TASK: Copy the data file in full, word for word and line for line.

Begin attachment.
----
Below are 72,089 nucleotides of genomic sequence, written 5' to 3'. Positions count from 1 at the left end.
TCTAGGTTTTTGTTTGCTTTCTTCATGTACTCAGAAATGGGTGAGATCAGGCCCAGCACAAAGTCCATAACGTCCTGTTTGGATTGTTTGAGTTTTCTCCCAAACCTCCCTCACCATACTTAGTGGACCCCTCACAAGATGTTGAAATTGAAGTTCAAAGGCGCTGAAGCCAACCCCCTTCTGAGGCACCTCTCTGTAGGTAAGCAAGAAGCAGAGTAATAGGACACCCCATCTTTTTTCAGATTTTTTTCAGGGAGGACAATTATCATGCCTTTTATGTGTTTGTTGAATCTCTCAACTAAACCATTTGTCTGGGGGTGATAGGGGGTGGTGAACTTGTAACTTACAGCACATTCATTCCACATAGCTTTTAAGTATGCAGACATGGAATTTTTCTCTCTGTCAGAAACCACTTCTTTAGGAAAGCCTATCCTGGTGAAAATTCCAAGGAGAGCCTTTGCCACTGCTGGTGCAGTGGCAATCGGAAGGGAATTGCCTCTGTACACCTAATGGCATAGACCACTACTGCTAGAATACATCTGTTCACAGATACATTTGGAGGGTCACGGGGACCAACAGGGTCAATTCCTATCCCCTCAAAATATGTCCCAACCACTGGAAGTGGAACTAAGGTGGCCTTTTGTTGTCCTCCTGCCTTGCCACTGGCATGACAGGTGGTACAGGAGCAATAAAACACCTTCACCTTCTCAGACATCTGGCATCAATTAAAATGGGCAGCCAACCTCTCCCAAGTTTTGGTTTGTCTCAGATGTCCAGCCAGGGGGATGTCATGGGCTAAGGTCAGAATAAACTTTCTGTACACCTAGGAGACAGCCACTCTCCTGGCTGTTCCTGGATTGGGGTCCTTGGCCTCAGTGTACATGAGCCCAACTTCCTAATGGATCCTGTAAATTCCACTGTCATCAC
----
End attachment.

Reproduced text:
Below are 72,089 nucleotides of genomic sequence, written 5' to 3'. Positions count from 1 at the left end.
TCTAGGTTTTTGTTTGCTTTCTTCATGTACTCAGAAATGGGTGAGATCAGGCCCAGCACAAAGTCCATAACGTCCTGTTTGGATTGTTTGAGTTTTCTCCCAAACCTCCCTCACCATACTTAGTGGACCCCTCACAAGATGTTGAAATTGAAGTTCAAAGGCGCTGAAGCCAACCCCCTTCTGAGGCACCTCTCTGTAGGTAAGCAAGAAGCAGAGTAATAGGACACCCCATCTTTTTTCAGATTTTTTTCAGGGAGGACAATTATCATGCCTTTTATGTGTTTGTTGAATCTCTCAACTAAACCATTTGTCTGGGGGTGATAGGGGGTGGTGAACTTGTAACTTACAGCACATTCATTCCACATAGCTTTTAAGTATGCAGACATGGAATTTTTCTCTCTGTCAGAAACCACTTCTTTAGGAAAGCCTATCCTGGTGAAAATTCCAAGGAGAGCCTTTGCCACTGCTGGTGCAGTGGCAATCGGAAGGGAATTGCCTCTGTACACCTAATGGCATAGACCACTACTGCTAGAATACATCTGTTCACAGATACATTTGGAGGGTCACGGGGACCAACAGGGTCAATTCCTATCCCCTCAAAATATGTCCCAACCACTGGAAGTGGAACTAAGGTGGCCTTTTGTTGTCCTCCTGCCTTGCCACTGGCATGACAGGTGGTACAGGAGCAATAAAACACCTTCACCTTCTCAGACATCTGGCATCAATTAAAATGGGCAGCCAACCTCTCCCAAGTTTTGGTTTGTCTCAGATGTCCAGCCAGGGGGATGTCATGGGCTAAGGTCAGAATAAACTTTCTGTACACCTAGGAGACAGCCACTCTCCTGGCTGTTCCTGGATTGGGGTCCTTGGCCTCAGTGTACATGAGCCCAACTTCCTAATGGATCCTGTAAATTCCACTGTCATCAC